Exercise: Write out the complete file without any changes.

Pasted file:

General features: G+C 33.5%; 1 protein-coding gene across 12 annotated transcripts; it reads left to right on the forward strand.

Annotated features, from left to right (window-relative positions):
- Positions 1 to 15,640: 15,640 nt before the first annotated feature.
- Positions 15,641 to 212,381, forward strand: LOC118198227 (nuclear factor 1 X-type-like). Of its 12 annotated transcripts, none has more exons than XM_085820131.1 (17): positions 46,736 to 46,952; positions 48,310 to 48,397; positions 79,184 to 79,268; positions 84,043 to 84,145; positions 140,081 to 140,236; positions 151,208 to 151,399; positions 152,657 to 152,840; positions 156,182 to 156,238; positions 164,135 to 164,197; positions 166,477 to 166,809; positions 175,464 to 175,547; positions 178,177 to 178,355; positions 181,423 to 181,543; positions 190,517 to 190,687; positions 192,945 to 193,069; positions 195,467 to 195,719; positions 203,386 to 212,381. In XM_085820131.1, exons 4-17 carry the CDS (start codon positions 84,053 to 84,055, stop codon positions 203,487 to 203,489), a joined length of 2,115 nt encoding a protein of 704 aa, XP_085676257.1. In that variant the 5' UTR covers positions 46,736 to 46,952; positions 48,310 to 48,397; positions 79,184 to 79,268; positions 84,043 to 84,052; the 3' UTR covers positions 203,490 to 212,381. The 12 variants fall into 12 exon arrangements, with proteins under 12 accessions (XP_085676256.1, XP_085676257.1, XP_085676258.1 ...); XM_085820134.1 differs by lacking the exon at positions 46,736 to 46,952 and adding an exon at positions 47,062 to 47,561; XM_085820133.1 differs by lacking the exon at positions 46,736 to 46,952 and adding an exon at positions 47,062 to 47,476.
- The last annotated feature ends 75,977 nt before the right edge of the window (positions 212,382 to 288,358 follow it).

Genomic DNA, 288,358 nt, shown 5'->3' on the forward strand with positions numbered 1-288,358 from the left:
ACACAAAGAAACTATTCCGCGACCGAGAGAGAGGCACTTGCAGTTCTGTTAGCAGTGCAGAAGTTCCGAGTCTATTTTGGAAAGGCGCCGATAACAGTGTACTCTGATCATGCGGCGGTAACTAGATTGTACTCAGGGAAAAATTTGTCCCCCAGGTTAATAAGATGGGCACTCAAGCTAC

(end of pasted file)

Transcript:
General features: G+C 33.5%; 1 protein-coding gene across 12 annotated transcripts; it reads left to right on the forward strand.

Annotated features, from left to right (window-relative positions):
- Positions 1 to 15,640: 15,640 nt before the first annotated feature.
- Positions 15,641 to 212,381, forward strand: LOC118198227 (nuclear factor 1 X-type-like). Of its 12 annotated transcripts, none has more exons than XM_085820131.1 (17): positions 46,736 to 46,952; positions 48,310 to 48,397; positions 79,184 to 79,268; positions 84,043 to 84,145; positions 140,081 to 140,236; positions 151,208 to 151,399; positions 152,657 to 152,840; positions 156,182 to 156,238; positions 164,135 to 164,197; positions 166,477 to 166,809; positions 175,464 to 175,547; positions 178,177 to 178,355; positions 181,423 to 181,543; positions 190,517 to 190,687; positions 192,945 to 193,069; positions 195,467 to 195,719; positions 203,386 to 212,381. In XM_085820131.1, exons 4-17 carry the CDS (start codon positions 84,053 to 84,055, stop codon positions 203,487 to 203,489), a joined length of 2,115 nt encoding a protein of 704 aa, XP_085676257.1. In that variant the 5' UTR covers positions 46,736 to 46,952; positions 48,310 to 48,397; positions 79,184 to 79,268; positions 84,043 to 84,052; the 3' UTR covers positions 203,490 to 212,381. The 12 variants fall into 12 exon arrangements, with proteins under 12 accessions (XP_085676256.1, XP_085676257.1, XP_085676258.1 ...); XM_085820134.1 differs by lacking the exon at positions 46,736 to 46,952 and adding an exon at positions 47,062 to 47,561; XM_085820133.1 differs by lacking the exon at positions 46,736 to 46,952 and adding an exon at positions 47,062 to 47,476.
- The last annotated feature ends 75,977 nt before the right edge of the window (positions 212,382 to 288,358 follow it).

Genomic DNA, 288,358 nt, shown 5'->3' on the forward strand with positions numbered 1-288,358 from the left:
ACACAAAGAAACTATTCCGCGACCGAGAGAGAGGCACTTGCAGTTCTGTTAGCAGTGCAGAAGTTCCGAGTCTATTTTGGAAAGGCGCCGATAACAGTGTACTCTGATCATGCGGCGGTAACTAGATTGTACTCAGGGAAAAATTTGTCCCCCAGGTTAATAAGATGGGCACTCAAGCTAC